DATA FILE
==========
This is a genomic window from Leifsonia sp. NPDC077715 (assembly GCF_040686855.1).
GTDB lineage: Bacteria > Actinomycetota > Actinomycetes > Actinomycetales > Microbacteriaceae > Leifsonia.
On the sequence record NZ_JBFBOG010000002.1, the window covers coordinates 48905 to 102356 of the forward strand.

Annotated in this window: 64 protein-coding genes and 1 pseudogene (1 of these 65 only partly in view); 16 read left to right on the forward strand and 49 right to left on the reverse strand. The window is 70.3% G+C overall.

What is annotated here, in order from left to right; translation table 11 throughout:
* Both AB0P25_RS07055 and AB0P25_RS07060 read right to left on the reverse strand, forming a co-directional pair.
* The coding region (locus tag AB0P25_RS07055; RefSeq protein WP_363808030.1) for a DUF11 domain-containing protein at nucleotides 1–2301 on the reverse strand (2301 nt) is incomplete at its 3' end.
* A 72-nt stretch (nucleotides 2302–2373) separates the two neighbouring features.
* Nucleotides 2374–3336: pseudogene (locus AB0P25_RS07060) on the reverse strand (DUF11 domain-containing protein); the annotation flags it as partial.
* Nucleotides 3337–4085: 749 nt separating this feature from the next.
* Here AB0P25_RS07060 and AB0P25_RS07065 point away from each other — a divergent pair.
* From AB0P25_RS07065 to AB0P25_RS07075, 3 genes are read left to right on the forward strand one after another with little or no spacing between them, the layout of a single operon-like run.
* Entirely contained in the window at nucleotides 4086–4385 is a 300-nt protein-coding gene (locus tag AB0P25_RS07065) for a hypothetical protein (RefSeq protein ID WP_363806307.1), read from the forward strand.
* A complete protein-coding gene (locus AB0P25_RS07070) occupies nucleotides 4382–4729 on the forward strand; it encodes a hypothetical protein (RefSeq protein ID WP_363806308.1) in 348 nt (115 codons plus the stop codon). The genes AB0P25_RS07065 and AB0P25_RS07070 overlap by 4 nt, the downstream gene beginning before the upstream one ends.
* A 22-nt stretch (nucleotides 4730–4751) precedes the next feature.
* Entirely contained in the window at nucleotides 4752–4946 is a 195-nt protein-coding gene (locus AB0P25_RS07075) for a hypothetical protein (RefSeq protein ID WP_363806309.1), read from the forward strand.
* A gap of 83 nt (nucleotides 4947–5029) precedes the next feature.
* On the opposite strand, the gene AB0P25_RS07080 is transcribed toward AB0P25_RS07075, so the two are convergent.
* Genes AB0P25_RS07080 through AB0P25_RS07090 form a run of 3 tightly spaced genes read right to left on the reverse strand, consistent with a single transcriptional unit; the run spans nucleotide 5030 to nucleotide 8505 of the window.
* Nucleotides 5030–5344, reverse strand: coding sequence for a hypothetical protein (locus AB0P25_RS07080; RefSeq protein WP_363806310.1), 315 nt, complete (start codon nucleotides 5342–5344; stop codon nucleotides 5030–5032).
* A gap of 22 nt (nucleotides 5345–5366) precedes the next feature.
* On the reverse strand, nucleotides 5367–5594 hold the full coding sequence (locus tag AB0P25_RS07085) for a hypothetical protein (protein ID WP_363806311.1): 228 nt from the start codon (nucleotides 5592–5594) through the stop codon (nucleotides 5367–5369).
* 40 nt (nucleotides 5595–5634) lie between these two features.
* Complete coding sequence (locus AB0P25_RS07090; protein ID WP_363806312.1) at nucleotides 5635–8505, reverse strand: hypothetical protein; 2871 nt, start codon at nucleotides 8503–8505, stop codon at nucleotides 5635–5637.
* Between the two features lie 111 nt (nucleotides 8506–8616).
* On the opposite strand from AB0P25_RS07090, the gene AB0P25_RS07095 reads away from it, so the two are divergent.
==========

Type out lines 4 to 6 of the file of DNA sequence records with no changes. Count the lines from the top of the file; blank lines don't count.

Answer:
Annotated in this window: 64 protein-coding genes and 1 pseudogene (1 of these 65 only partly in view); 16 read left to right on the forward strand and 49 right to left on the reverse strand. The window is 70.3% G+C overall.

What is annotated here, in order from left to right; translation table 11 throughout:
* Both AB0P25_RS07055 and AB0P25_RS07060 read right to left on the reverse strand, forming a co-directional pair.